ORDER RE: MOTION FOR VOLUNTARY DISMISSAL (Doc. 27)
Plaintiff J & J Sports Productions, Inc., has filed a motion to voluntarily dismiss the second and fourth causes of action in the complaint without prejudice pursuant to Federal Rule of Civil Procedure 41(a)(2). For reasons discussed below, the motion shall be granted.
II. FACTS AND PROCEDURAL BACKGROUND
On September 16, 2010, plaintiff J & J Sports Productions, Inc. (hereinafter referred to as "Plaintiff") filed its complaint against defendant Santiago Morales, individually and d/b/a Dominic's Bar (hereinafter referred to as "Defendant"), asserting four causes of action for violation of 47 U.S.C. § 605, violation of 47 U.S.C. § 553, conversion and violation of California's Unfair Competition Law (UCL), California Business and Professions Code Sections 17200 et seq. On October 22, 2010, Defendant answered the complaint, asserting a general denial of the allegations.
On September 30, 2011, Plaintiff moved for partial summary judgment pursuant to Federal Rule of Civil Procedure 56(a), seeking judgment only as to Defendant's liability for the section 605, section 553 and conversion claims. In an order issued December 21, 2011 and filed December 22, 2011, the Court granted partial summary judgment in favor of Plaintiff and against Defendant as to the section 605, section 553 and conversion claims. J & J Sports Productions, Inc. v. Morales, slip copy, 2011 WL 6749080 (E.D.Cal. December 22, 2011) .
On January 26, 2012, Plaintiff filed its motion for an award of damages against Defendant, seeking enhanced maximum statutory damages pursuant section 605 as well as damages for conversion. Plaintiff further requested permission to file a separate motion for attorneys' fees and costs. On March 8, 2012, the Court issued an order awarding damages in the amounts of $4,400.00 for the section 605 violation and $2,200.00 for conversion, for total damages of $6,600.00. The Court further allowed Plaintiff to file a motion for attorneys' fees and costs within 30 days. J & J Sports Productions, Inc. v. Morales, slip copy, 2012 WL 761670 (E.D.Cal. March 8, 2012).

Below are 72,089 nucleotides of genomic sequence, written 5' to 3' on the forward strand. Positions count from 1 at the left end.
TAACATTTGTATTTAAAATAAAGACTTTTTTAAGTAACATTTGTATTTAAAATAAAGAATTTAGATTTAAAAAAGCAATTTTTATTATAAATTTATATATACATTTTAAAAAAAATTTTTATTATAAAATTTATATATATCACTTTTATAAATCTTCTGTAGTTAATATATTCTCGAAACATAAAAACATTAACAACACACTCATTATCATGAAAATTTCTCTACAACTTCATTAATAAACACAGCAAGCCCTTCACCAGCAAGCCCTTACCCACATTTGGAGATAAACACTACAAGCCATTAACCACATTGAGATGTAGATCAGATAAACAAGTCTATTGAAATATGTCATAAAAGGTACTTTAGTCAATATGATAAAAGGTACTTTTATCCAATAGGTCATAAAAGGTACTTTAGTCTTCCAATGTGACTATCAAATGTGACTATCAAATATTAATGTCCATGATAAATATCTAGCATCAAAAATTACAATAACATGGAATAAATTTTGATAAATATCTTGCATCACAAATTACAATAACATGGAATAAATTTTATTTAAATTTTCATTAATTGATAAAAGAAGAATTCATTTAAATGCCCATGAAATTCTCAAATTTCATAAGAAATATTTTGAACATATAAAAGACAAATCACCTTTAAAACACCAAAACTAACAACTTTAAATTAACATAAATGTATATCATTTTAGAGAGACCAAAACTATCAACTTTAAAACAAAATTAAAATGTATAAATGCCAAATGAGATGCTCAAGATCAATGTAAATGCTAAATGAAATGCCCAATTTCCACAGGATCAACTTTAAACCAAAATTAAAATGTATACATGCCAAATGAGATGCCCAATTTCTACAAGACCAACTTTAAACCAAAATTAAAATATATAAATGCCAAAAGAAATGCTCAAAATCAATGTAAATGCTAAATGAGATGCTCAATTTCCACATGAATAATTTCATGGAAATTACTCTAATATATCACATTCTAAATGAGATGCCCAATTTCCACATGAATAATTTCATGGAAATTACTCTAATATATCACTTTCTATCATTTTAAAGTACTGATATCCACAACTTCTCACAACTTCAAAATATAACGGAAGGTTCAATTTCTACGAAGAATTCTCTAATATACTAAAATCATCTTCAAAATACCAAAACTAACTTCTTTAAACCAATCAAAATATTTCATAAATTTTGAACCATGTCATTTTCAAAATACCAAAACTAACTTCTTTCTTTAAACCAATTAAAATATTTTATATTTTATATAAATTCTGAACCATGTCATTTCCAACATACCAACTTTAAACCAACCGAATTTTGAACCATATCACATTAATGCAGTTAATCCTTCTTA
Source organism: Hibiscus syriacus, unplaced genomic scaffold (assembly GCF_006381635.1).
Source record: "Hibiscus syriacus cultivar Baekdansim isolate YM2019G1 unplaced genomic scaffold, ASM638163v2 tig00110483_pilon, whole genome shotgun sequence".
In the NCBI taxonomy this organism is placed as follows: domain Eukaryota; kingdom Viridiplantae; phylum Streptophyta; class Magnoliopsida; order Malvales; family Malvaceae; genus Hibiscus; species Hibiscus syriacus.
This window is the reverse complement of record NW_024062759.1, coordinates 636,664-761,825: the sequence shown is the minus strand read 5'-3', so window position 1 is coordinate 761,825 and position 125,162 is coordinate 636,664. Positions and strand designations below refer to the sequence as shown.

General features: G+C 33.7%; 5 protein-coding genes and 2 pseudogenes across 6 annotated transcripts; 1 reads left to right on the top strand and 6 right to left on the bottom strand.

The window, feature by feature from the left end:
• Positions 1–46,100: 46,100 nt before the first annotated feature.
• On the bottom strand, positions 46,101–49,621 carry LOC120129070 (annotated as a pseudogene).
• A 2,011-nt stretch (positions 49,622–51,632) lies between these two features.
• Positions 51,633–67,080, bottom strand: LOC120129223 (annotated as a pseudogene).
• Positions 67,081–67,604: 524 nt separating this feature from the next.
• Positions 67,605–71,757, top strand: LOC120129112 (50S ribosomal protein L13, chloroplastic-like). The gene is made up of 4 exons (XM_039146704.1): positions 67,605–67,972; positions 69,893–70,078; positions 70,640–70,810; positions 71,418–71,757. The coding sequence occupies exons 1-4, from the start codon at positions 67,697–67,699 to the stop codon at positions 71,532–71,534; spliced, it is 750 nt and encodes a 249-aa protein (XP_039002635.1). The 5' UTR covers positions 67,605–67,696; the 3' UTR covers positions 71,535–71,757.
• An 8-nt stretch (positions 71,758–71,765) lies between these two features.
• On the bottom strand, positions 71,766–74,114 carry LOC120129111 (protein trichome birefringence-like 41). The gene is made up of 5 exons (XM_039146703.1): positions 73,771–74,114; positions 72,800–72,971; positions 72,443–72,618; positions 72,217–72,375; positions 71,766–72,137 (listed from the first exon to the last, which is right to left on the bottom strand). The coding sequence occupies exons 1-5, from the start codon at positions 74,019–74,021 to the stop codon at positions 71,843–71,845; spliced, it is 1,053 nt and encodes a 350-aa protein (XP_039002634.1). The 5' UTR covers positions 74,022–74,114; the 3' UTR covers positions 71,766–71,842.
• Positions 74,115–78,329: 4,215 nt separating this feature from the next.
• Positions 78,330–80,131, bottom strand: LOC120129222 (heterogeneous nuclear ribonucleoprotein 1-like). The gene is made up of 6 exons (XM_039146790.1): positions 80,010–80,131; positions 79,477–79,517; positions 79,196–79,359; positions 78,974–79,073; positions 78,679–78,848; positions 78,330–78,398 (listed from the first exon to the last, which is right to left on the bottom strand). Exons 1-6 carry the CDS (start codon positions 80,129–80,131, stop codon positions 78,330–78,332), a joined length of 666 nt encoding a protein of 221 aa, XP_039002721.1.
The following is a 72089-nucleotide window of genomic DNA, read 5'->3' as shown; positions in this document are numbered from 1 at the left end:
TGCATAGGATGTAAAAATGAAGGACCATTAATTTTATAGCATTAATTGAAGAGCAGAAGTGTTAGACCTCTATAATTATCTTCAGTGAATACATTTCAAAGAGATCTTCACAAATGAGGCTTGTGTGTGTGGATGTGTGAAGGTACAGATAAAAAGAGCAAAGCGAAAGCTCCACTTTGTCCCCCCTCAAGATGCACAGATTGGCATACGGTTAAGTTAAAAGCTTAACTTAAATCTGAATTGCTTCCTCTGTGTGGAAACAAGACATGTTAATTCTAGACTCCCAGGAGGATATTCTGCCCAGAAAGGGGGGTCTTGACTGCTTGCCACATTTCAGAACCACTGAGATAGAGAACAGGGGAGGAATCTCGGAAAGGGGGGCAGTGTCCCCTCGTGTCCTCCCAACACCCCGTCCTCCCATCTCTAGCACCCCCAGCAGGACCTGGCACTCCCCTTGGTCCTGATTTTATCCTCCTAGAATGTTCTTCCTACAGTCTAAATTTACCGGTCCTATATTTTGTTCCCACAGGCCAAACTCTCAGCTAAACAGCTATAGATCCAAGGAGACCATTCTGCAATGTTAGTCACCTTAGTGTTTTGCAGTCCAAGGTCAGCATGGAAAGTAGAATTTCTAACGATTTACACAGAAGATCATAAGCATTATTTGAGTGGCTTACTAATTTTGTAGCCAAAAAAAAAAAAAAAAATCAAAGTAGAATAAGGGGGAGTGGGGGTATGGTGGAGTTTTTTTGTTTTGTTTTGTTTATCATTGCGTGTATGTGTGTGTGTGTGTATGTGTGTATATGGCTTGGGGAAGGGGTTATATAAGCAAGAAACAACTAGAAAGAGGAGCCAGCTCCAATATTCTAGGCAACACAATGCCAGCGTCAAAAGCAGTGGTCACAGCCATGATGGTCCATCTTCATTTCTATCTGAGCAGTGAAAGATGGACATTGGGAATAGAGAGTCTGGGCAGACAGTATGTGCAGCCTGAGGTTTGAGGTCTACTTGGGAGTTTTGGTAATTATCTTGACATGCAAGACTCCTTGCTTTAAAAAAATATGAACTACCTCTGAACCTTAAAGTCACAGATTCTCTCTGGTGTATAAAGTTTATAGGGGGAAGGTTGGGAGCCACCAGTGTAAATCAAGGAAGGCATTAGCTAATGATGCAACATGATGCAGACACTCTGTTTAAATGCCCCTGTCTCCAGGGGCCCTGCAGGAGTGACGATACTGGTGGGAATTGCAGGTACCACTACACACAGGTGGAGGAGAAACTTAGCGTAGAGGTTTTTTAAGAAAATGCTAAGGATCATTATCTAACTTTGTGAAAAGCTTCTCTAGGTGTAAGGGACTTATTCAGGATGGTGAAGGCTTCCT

On March 13, 2012, Plaintiff filed its motion to dismiss the second and fourth causes of action in the complaint -- the section 553 and UCL claims, respectively -- without prejudice pursuant to Federal Rule of Civil Procedure 41(a)(2). Defendant did not file a written opposition.
Federal Rule of Civil Procedure 41(a)(2) provides in pertinent part that where a defendant has served an answer or motion for summary judgment, or does not stipulate to a dismissal, "an action may be dismissed at the plaintiff's request only by court order, on terms that the court considers proper." Fed. R. Civ. P. 41(a)(2). "The purpose of the rule is to permit a plaintiff to dismiss an action without prejudice so long as the defendant will not be prejudiced, [citation], or unfairly affected by dismissal. [Citations.]" Stevedoring Services of America v. Armilla International B.V., 889 F.2d 919,921 (9th Cir. 1989). "Plain legal prejudice, however, does not result simply when defendant faces the prospect of a second lawsuit or when plaintiff merely gains some tactical advantage." Hamilton v. Firestone Tire & Rubber Company, Inc., 679 F.2d 143, 145 (9th Cir. 1982). Rather, "[f]actors to consider in determining legal prejudice are [¶] (1) The defendant's effort and expense involved in preparing for trial; [¶] (2) Excessive delay and lack of diligence on the part of the plaintiff in prosecuting the action; [¶] (3) Insufficient explanation of the need to take a dismissal; and [¶] (4) The fact that summary judgment has been filed by the defendant." U.S. v. Berg, 190 F.R.D. 539, 543 (E.D.Cal. 1999) (citing Paulucci v. City of Duluth, 826 F.2d 780, 783 (8th Cir. 1987)).
Having reviewed the record, the Court finds that all factors except the third weigh in favor of Plaintiff. Defendant, as noted above, filed an answer to the complaint on October 22, 2010. Since then, he has not participated in the litigation, let alone filed a motion for summary judgment. Therefore, Defendant's effort and expense in preparing for trial could not have been significant. Plaintiff, by contrast, has been diligent in prosecuting the action, and has already succeeded in obtaining partial summary judgment as to liability as well as an award of damages. While Plaintiff provides no explanation as to why dismissal of the second and fourth causes of action is needed, the foregoing circumstances strongly suggest Defendant will not be prejudiced or unfairly affected by dismissal. Accordingly, the Court exercises its discretion to grant Plaintiff's motion.
Plaintiff's motion to dismiss the second and fourth causes of action in the complaint is GRANTED. The second and fourth causes of action are hereby DISMISSED without prejudice.